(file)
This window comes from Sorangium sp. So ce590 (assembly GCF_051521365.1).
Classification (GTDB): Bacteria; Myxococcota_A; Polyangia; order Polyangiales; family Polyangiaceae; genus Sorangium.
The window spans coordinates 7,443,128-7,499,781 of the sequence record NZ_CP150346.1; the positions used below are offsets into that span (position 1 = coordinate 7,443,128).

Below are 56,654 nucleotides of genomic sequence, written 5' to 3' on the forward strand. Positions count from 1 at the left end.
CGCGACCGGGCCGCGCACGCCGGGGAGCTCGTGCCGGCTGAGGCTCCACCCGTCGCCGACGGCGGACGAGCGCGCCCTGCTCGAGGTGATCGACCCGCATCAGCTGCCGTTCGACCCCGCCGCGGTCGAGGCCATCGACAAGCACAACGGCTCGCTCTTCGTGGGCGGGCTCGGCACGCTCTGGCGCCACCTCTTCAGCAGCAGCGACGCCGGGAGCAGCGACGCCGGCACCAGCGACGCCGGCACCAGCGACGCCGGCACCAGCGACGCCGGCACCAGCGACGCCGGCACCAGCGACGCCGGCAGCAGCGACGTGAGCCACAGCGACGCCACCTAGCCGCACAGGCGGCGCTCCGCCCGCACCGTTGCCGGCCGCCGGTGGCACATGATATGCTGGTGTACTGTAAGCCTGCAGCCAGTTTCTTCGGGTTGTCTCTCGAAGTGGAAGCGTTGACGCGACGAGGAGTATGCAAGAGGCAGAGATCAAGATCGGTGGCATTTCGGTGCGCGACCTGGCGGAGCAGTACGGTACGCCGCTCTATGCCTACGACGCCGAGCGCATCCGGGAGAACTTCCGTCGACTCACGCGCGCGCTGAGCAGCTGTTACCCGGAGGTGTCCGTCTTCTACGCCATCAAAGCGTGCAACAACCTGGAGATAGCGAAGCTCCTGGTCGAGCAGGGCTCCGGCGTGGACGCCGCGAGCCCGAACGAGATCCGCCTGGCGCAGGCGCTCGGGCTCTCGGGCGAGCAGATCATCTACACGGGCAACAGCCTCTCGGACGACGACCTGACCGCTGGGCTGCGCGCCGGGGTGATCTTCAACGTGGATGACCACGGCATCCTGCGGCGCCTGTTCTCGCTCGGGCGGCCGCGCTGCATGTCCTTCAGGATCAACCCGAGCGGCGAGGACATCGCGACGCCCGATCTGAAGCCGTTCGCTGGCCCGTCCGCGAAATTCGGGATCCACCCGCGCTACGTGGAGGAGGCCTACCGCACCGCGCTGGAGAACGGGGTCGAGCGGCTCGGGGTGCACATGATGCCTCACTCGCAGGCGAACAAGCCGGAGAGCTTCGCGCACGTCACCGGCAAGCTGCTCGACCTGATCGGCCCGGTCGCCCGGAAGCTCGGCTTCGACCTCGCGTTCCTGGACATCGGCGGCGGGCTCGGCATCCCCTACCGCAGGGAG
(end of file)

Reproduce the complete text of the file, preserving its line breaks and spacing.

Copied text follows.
This window comes from Sorangium sp. So ce590 (assembly GCF_051521365.1).
Classification (GTDB): Bacteria; Myxococcota_A; Polyangia; order Polyangiales; family Polyangiaceae; genus Sorangium.
The window spans coordinates 7,443,128-7,499,781 of the sequence record NZ_CP150346.1; the positions used below are offsets into that span (position 1 = coordinate 7,443,128).

Below are 56,654 nucleotides of genomic sequence, written 5' to 3' on the forward strand. Positions count from 1 at the left end.
CGCGACCGGGCCGCGCACGCCGGGGAGCTCGTGCCGGCTGAGGCTCCACCCGTCGCCGACGGCGGACGAGCGCGCCCTGCTCGAGGTGATCGACCCGCATCAGCTGCCGTTCGACCCCGCCGCGGTCGAGGCCATCGACAAGCACAACGGCTCGCTCTTCGTGGGCGGGCTCGGCACGCTCTGGCGCCACCTCTTCAGCAGCAGCGACGCCGGGAGCAGCGACGCCGGCACCAGCGACGCCGGCACCAGCGACGCCGGCACCAGCGACGCCGGCACCAGCGACGCCGGCACCAGCGACGCCGGCAGCAGCGACGTGAGCCACAGCGACGCCACCTAGCCGCACAGGCGGCGCTCCGCCCGCACCGTTGCCGGCCGCCGGTGGCACATGATATGCTGGTGTACTGTAAGCCTGCAGCCAGTTTCTTCGGGTTGTCTCTCGAAGTGGAAGCGTTGACGCGACGAGGAGTATGCAAGAGGCAGAGATCAAGATCGGTGGCATTTCGGTGCGCGACCTGGCGGAGCAGTACGGTACGCCGCTCTATGCCTACGACGCCGAGCGCATCCGGGAGAACTTCCGTCGACTCACGCGCGCGCTGAGCAGCTGTTACCCGGAGGTGTCCGTCTTCTACGCCATCAAAGCGTGCAACAACCTGGAGATAGCGAAGCTCCTGGTCGAGCAGGGCTCCGGCGTGGACGCCGCGAGCCCGAACGAGATCCGCCTGGCGCAGGCGCTCGGGCTCTCGGGCGAGCAGATCATCTACACGGGCAACAGCCTCTCGGACGACGACCTGACCGCTGGGCTGCGCGCCGGGGTGATCTTCAACGTGGATGACCACGGCATCCTGCGGCGCCTGTTCTCGCTCGGGCGGCCGCGCTGCATGTCCTTCAGGATCAACCCGAGCGGCGAGGACATCGCGACGCCCGATCTGAAGCCGTTCGCTGGCCCGTCCGCGAAATTCGGGATCCACCCGCGCTACGTGGAGGAGGCCTACCGCACCGCGCTGGAGAACGGGGTCGAGCGGCTCGGGGTGCACATGATGCCTCACTCGCAGGCGAACAAGCCGGAGAGCTTCGCGCACGTCACCGGCAAGCTGCTCGACCTGATCGGCCCGGTCGCCCGGAAGCTCGGCTTCGACCTCGCGTTCCTGGACATCGGCGGCGGGCTCGGCATCCCCTACCGCAGGGAG